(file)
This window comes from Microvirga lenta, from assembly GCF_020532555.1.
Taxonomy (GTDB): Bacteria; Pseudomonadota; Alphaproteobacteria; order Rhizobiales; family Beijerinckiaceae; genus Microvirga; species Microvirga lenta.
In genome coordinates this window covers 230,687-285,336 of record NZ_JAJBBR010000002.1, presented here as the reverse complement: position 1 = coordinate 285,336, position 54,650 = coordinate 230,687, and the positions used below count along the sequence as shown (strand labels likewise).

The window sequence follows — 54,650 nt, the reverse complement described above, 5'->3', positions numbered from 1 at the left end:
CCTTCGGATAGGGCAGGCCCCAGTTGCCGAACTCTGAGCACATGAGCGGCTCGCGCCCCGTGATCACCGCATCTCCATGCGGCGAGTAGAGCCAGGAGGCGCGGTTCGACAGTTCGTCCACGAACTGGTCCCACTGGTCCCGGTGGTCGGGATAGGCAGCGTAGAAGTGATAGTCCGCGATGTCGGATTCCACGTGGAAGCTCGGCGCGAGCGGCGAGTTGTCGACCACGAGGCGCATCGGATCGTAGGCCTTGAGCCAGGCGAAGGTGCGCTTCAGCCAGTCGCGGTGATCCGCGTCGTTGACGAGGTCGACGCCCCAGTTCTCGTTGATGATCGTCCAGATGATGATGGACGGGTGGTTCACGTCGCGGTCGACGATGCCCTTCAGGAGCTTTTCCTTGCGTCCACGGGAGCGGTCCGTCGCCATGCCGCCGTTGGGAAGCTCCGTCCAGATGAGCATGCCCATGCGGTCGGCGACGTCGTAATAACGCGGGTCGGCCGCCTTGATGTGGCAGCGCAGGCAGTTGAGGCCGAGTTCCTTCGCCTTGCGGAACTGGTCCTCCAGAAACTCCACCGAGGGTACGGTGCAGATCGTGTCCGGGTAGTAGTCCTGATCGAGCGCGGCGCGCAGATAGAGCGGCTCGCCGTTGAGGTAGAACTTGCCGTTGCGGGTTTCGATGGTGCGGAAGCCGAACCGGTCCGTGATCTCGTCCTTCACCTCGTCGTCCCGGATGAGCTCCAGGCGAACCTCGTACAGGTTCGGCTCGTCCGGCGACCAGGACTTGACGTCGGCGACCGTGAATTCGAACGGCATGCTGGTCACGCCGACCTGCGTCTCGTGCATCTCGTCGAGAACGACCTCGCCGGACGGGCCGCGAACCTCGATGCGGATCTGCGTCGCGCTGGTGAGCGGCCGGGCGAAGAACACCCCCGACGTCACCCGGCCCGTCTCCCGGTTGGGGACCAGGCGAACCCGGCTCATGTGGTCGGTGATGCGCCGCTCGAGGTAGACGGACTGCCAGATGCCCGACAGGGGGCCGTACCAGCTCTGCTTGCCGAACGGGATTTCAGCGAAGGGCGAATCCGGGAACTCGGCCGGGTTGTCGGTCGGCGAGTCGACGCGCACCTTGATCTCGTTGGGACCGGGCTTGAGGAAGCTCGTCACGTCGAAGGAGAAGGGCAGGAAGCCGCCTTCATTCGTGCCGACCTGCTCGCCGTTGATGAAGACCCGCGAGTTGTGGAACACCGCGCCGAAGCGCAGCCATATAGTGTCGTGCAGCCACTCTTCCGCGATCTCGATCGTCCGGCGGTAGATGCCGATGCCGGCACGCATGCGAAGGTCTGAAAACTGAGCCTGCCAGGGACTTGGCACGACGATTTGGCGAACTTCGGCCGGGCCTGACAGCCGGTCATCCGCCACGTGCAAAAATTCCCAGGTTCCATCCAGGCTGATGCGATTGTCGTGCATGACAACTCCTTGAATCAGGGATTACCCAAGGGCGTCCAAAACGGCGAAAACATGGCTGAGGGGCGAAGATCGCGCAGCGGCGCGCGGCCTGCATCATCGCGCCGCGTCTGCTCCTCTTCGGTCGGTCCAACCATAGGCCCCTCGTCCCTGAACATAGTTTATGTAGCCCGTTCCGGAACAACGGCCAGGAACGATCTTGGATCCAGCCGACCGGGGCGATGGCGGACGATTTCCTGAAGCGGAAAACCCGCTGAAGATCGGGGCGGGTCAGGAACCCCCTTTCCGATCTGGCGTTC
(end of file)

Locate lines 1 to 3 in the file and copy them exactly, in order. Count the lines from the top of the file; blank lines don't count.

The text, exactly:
This window comes from Microvirga lenta, from assembly GCF_020532555.1.
Taxonomy (GTDB): Bacteria; Pseudomonadota; Alphaproteobacteria; order Rhizobiales; family Beijerinckiaceae; genus Microvirga; species Microvirga lenta.
In genome coordinates this window covers 230,687-285,336 of record NZ_JAJBBR010000002.1, presented here as the reverse complement: position 1 = coordinate 285,336, position 54,650 = coordinate 230,687, and the positions used below count along the sequence as shown (strand labels likewise).